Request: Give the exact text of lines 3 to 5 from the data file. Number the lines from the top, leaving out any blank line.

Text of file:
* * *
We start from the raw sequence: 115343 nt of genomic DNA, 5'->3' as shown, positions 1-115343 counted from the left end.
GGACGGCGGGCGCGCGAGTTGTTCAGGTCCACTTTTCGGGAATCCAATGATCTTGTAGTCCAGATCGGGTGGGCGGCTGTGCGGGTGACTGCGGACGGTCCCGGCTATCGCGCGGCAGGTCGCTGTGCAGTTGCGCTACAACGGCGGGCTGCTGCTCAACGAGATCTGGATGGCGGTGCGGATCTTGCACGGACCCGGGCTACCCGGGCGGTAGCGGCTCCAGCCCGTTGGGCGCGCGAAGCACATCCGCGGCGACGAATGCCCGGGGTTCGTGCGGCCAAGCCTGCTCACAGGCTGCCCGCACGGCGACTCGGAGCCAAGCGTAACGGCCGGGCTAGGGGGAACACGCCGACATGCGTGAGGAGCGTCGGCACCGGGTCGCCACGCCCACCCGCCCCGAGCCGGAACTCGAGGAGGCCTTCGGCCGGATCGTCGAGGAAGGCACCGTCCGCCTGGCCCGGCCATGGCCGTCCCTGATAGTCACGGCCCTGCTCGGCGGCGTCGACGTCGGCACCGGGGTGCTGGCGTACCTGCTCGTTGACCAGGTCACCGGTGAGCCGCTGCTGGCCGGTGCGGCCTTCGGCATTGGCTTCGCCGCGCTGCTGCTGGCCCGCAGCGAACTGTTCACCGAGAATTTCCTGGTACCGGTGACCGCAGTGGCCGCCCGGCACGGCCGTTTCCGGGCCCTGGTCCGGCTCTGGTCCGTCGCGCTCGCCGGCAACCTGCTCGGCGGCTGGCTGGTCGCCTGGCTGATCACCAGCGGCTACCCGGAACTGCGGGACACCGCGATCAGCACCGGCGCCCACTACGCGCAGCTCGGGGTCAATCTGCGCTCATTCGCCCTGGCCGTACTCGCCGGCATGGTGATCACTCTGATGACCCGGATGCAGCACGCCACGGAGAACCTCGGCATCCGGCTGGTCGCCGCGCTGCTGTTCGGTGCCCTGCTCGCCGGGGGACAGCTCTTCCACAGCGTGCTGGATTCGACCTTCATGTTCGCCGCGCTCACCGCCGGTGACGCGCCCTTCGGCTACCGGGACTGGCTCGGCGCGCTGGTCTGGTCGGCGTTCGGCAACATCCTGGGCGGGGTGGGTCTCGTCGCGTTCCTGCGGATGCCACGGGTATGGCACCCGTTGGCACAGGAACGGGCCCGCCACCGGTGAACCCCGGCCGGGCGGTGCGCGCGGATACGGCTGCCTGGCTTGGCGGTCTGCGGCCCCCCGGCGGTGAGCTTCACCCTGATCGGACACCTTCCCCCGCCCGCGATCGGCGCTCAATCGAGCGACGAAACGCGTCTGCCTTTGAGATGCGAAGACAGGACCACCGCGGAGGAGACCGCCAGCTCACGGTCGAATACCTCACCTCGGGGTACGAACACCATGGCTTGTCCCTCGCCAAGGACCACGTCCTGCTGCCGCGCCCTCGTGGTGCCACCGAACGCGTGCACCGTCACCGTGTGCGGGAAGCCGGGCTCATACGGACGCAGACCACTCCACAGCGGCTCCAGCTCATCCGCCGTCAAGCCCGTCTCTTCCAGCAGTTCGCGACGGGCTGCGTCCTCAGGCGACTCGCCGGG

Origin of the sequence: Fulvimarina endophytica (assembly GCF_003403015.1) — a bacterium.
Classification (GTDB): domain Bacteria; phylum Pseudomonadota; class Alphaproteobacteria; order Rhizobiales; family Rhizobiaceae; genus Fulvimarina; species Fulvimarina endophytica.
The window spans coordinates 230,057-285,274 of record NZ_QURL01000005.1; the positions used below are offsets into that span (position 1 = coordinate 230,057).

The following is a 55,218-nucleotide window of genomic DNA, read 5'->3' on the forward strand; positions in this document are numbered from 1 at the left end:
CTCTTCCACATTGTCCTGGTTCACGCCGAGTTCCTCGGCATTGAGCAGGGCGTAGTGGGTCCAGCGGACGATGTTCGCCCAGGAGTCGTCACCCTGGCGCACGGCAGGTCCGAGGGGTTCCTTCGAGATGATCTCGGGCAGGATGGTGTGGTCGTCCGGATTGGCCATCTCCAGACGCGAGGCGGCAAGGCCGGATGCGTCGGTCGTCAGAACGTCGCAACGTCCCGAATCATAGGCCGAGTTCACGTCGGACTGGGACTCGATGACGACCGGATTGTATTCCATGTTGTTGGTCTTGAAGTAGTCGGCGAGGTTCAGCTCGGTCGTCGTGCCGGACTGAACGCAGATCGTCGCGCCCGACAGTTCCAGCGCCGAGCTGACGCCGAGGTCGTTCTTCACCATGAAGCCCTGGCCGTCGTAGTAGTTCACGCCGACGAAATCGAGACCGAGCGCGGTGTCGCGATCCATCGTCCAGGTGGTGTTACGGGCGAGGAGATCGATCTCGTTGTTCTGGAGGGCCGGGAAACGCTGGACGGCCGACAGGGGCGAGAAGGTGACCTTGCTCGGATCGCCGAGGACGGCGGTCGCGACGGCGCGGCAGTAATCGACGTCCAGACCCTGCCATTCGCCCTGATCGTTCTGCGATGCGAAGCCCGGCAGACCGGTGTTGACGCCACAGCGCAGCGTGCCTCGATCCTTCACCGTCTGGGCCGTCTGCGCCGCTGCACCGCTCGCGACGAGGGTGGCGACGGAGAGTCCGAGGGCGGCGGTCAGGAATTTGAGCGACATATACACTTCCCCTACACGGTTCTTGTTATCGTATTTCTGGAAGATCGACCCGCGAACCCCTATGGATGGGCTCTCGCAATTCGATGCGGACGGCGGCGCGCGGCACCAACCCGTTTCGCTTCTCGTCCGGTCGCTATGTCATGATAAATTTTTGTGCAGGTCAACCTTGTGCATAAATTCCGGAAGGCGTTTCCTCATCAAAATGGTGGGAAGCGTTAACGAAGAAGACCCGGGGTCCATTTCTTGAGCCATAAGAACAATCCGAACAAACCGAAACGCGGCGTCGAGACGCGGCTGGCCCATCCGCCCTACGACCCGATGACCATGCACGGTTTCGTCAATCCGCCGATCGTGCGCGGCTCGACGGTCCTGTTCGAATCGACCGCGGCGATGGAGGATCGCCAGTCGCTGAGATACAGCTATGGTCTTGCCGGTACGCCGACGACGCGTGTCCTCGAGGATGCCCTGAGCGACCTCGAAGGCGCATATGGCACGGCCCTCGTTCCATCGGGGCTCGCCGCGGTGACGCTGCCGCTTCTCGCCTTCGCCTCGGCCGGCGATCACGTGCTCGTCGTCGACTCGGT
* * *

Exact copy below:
Origin of the sequence: Fulvimarina endophytica (assembly GCF_003403015.1) — a bacterium.
Classification (GTDB): domain Bacteria; phylum Pseudomonadota; class Alphaproteobacteria; order Rhizobiales; family Rhizobiaceae; genus Fulvimarina; species Fulvimarina endophytica.
The window spans coordinates 230,057-285,274 of record NZ_QURL01000005.1; the positions used below are offsets into that span (position 1 = coordinate 230,057).